Flu & Cold Medicine Milford CT

Everyone knows echinacea is what you take when you have a cold, right? Well, maybe, maybe not. A recent study in the New England Journal of Medicine showed that at least one species of echinacea didn’t help prevent colds or reduce the severity of cold symptoms.

Cherry Street Chiropractic
(203) 275-9984
111 Cherry St
Milford, CT

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32 Cherry St
Milford, CT

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Active Health and Pain Relief Center
(203) 283-5404
255 Cherry St
Milford, CT

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New England Spine & Disc
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391 Boston Post Rd
Orange, CT

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Steven B Morrow
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228 Captain Thomas Blvd. 
West Haven, CT
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318 New Haven Ave
Milford, CT

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Pond Point Animal Hospital Inc
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632 New Haven Ave
Milford, CT

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Oronoque Animal Hospital
(203) 378-5229
88 Ryders Ln
Stratford, CT

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Steven Cassel
(203) 377-3457
2499 Main St
Stratford, CT
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Shoreline Family Chiropractic
(203) 932-4476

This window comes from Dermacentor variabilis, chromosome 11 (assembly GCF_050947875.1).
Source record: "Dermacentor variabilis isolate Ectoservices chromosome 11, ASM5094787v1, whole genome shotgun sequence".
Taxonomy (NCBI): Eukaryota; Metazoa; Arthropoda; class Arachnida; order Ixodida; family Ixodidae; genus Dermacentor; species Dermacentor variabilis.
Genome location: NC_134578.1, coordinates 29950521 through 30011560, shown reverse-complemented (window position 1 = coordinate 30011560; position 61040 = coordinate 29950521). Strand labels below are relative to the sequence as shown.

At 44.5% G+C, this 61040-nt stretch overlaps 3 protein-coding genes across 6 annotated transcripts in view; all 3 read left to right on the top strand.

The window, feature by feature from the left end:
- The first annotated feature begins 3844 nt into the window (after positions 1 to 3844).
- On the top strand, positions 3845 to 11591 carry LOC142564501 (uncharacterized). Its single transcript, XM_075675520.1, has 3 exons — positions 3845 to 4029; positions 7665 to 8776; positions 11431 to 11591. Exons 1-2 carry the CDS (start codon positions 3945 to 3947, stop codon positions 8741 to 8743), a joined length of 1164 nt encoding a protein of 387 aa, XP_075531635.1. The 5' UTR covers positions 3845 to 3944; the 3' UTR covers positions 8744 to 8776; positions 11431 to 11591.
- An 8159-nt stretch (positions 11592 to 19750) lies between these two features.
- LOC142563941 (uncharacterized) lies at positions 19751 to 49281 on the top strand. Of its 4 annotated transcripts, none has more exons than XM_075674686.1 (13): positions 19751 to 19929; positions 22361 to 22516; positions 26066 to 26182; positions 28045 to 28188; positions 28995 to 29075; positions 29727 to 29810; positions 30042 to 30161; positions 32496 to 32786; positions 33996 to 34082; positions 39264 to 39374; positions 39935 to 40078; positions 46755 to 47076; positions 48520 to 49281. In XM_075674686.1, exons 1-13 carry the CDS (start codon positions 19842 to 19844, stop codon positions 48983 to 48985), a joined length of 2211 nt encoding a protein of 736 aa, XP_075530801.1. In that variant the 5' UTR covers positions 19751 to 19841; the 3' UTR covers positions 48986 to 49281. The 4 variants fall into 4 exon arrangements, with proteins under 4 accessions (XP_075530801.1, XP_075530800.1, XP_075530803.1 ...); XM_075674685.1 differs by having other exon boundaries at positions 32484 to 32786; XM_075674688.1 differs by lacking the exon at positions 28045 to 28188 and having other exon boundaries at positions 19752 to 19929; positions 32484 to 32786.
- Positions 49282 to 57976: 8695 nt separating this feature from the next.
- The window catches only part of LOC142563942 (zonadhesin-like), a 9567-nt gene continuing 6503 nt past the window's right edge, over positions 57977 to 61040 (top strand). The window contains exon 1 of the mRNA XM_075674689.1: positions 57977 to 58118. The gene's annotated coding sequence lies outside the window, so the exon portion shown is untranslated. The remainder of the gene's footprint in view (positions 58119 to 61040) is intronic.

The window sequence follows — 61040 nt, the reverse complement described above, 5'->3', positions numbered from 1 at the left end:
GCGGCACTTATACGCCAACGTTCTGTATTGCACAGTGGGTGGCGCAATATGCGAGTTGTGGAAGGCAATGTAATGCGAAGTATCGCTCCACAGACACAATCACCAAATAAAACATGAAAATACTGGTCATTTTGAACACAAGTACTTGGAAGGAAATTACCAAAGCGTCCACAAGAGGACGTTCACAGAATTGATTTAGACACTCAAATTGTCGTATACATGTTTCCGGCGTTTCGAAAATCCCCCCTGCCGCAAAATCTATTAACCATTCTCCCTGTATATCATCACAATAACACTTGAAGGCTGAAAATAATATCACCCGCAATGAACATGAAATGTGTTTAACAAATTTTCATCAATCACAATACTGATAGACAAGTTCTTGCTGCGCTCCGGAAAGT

16 Ocean Ave
West Haven, CT

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Echinacea's Rocky Road

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Everyone knows echinacea is what you take when you have a cold, right? Well, maybe, maybe not. A recent study in the New England Journal of Medicine showed that at least one species of echinacea didn’t help prevent colds or reduce the severity of cold symptoms.

Although the study was notable in its research methods, it doesn’t mark the definitive death knell for echinacea as a cold fighter. Mark Blumenthal, founder and director of the nonprofit American Botanical Council (ABC), says that the cold/flu viruses, injected into participants noses were highly infectious, while the echinacea dosages were lower than what people would normally take—they received an equivalent of 900 mg a day of dried Echinacea angustifolia root, compared to the 3,000 mg that the World Health Organization and ABC recommend. “It would have been optimal if this trial had tested the echinacea preparation at either more frequent or higher doses,” he states.

The amount of biologically active ingredients found in the herb vary widely depending on a multitude of factors, leading the researchers to admit other “chemical constituents that were not tested [could] have important biological effects.” In fact, another study this year found that a standardized root extract from Echinacea angustifolia did, in fact, strengthen the immune systems of mice infected with Candida albicans (yeast overgrowth), as well as stimulate the production of T-cells that are vital for immunity. But don’t throw out that tincture just yet. Most doctors do still recommend echinacea for colds and flus.

—Nancy Alfaro

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